Running Powershell Pester unit test in a VSTS build pipeline

When you are developing Powershell scripts, creating some unit tests will help you in monitoring the quality of the scripts. Writing some tests will give you some assurance that your code still works after you make some changes. Writing Powershell unit tests can be done with Pester. Pester will enable you to test your Powershell scripts from within Powershell. It is a set of Powershell functions for unit testing Powershell. These functions will allow you to mock and isolate the Powershell code under test. When you want to integrate your unit test into your VSTS build pipeline, you need an build extension to run then in your build pipeline.

Adam Bertram @adbertram

It’s Monday. Run those PSPester tests for your code before getting started. You never know how you left that code on Friday!

Run tests in VSTS
When you want to run your Pester unit test in your VSTS build pipeline, you need to add the Pester task from the marketplace into your VSTS project. Then open the build pipeline and Add the Pester task.

The following configuration will run all Pester unit tests in your project:

Test files           : *.tests.ps1
Fail build on error  : true

vsts-pester1-pester
Upload the tests result
When you want the test results visible in VSTS, you need to upload the test result file. This can be done with the Upload test results task. Pester will write the test results in nUnit format to a test results file. This test results file is located in the test results directory of build agent. That is one directory higher than the working directory of the task.

The following configuration can be used to upload the test results to VSTS:
Test Result Format   : NUnit
Test Results Files   : ../**/TEST-*.xml
Always run           : true

vsts-pester2-pester

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4 thoughts on “Running Powershell Pester unit test in a VSTS build pipeline”

  1. Hi,
    very good article to Pester and VSTS.
    When it try to use the Task i get an error like below. Do you have any idea or a possible solution?

    Thanks and regards
    Daniel

    Executing the powershell script: C:\a\_tasks\Pester Powershell unittest_31f040e5-e040-4336-878a-59a493334434\1.1.6\Pester.ps1
    2017-03-24T12:02:45.5222145Z ##[error]System.ArgumentException: Illegal characters in path.
    2017-03-24T12:02:45.5222145Z at System.Security.Permissions.FileIOPermission.EmulateFileIOPermissionChecks(String fullPath)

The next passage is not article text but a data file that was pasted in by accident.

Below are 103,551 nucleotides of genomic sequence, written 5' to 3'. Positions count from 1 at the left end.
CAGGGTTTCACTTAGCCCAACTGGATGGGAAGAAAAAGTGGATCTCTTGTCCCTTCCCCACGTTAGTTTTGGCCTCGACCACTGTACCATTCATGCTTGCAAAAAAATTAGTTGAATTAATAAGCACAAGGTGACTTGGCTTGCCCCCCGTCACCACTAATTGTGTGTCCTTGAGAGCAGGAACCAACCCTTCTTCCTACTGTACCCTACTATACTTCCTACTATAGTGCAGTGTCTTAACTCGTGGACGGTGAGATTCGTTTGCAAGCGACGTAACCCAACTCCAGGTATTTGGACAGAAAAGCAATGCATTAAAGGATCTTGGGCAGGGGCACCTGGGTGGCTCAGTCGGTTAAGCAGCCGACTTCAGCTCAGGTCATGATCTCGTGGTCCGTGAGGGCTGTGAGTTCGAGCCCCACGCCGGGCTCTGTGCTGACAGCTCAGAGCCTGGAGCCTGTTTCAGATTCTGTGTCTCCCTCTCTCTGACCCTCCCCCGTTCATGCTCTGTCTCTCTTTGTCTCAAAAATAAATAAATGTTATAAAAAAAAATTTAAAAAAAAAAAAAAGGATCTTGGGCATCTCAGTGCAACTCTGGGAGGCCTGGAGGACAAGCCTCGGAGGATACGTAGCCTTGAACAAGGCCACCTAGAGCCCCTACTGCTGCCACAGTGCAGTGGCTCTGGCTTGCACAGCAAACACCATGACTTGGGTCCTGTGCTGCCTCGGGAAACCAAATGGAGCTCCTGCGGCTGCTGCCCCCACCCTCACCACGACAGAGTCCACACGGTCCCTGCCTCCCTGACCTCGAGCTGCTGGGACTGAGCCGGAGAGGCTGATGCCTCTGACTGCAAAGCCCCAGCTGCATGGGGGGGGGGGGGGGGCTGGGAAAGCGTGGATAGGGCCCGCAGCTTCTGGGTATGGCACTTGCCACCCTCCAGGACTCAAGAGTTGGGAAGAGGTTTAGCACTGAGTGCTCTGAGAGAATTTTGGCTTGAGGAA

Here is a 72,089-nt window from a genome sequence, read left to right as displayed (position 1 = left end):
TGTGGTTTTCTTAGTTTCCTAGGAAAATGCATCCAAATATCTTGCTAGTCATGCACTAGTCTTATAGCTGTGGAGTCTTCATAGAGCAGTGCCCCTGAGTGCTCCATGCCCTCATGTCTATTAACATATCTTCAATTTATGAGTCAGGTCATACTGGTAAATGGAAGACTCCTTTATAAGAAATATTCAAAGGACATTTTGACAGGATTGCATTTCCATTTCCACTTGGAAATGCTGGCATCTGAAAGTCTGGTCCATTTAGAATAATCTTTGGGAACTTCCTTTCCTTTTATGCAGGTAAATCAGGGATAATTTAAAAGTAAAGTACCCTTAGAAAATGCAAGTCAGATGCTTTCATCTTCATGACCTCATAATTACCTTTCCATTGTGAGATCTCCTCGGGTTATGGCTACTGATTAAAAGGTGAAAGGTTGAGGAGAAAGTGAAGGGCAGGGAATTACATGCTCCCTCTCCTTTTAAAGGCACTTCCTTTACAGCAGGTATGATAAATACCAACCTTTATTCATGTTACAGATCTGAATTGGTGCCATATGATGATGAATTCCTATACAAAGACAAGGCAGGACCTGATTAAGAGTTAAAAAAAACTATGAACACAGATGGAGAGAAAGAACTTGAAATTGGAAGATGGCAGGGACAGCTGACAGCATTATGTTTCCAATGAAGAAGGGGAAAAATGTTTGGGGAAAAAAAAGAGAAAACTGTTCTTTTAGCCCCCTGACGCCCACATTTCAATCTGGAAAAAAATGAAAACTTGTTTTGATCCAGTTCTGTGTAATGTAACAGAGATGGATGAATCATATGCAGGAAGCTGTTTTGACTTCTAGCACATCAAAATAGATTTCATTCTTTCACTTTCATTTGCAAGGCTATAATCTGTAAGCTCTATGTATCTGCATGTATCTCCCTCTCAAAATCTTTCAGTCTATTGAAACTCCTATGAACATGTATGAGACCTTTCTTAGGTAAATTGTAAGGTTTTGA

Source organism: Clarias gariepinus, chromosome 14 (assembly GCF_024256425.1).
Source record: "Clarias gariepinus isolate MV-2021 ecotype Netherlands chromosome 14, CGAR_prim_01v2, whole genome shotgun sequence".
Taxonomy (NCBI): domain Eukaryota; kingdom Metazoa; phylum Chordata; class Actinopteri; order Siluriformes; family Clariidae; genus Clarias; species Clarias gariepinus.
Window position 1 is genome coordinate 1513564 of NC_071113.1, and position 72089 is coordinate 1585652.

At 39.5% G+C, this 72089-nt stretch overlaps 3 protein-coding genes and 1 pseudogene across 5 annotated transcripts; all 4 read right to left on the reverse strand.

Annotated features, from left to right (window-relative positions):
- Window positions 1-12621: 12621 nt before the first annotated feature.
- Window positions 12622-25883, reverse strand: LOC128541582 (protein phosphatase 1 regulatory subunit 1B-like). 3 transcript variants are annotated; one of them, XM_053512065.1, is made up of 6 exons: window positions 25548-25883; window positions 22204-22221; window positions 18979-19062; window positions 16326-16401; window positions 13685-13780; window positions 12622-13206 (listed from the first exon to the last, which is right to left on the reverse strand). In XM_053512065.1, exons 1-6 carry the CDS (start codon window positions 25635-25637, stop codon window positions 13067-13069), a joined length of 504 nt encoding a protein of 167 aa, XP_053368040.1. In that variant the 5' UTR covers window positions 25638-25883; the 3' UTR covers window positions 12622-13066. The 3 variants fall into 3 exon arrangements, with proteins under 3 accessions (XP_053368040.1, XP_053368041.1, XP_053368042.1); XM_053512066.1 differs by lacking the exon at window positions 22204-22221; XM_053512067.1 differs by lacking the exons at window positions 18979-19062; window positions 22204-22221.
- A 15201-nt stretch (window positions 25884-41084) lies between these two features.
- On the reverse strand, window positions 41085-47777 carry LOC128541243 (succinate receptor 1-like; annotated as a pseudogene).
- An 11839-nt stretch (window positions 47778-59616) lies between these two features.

2017-03-24T12:02:45.5222145Z at System.Security.Permissions.FileIOPermission.QuickDemand(FileIOPermissionAccess access, String[] fullPathList, Boolean checkForDuplicates, Boolean needFullPath)
    2017-03-24T12:02:45.5222145Z at System.IO.FileSystemEnumerableIterator`1..ctor(String path, String originalUserPath, String searchPattern, SearchOption searchOption, SearchResultHandler`1 resultHandler, Boolean checkHost)
    2017-03-24T12:02:45.5222145Z at System.IO.DirectoryInfo.EnumerateDirectories(String searchPattern)
    2017-03-24T12:02:45.5222145Z at Microsoft.PowerShell.Commands.FileSystemProvider.Dir(DirectoryInfo directory, Boolean recurse, UInt32 depth, Boolean nameOnly, ReturnContainers returnContainers)
    2017-03-24T12:02:45.5222145Z Test files found:
    2017-03-24T12:02:48.4147181Z Installing latest version of pester
    2017-03-24T12:02:54.3892946Z Microsoft.PackageManagement.Packaging.SoftwareIdentity
    2017-03-24T12:02:54.7502954Z Pester installed: 4.0.3
    2017-03-24T12:02:54.7552955Z C:\a\1\TestResults\TEST-d72f50a8-2f43-47d7-ae12-b1e0a596f9df.xml
    2017-03-24T12:02:54.7564391Z Writing pester output to C:\a\1\TestResults\TEST-d72f50a8-2f43-47d7-ae12-b1e0a596f9df.xml

    Like

  2. If I would guess what is going on I would say that this line fails:
    $TestFiles=$(get-childitem -path $env:BUILD_SOURCESDIRECTORY -recurse $ItemSpec).fullname

    $ItemSpec is the argument from the Test Files in the task configuration. Try to put: ‘**\*.tests.ps1’ in the field.

    Like

  3. Hi Daniel
    I had the exact same error, my problem was that I was doing a proof of concept with Pester and VSTS so I only had a single file in the root directory of my Git repo. If this is the case for you then the easy fix is to change the test files path to just ‘*.tests.ps1’
    Thanks for the great post and VSTS task Peter

    Like

    1. It’s not a matter of repo design. The default value is indeed broken. My test files are under $ProjectRoot\$ModuleName\Tests\*.tests.ps1 and the only argument that made it work (after trying almost all possible glob-lie patterns) was ‘*.tests.ps1’.
      I think this extension’s search pattern is somewhat broken, but it’s feasible to make it run.

      Like

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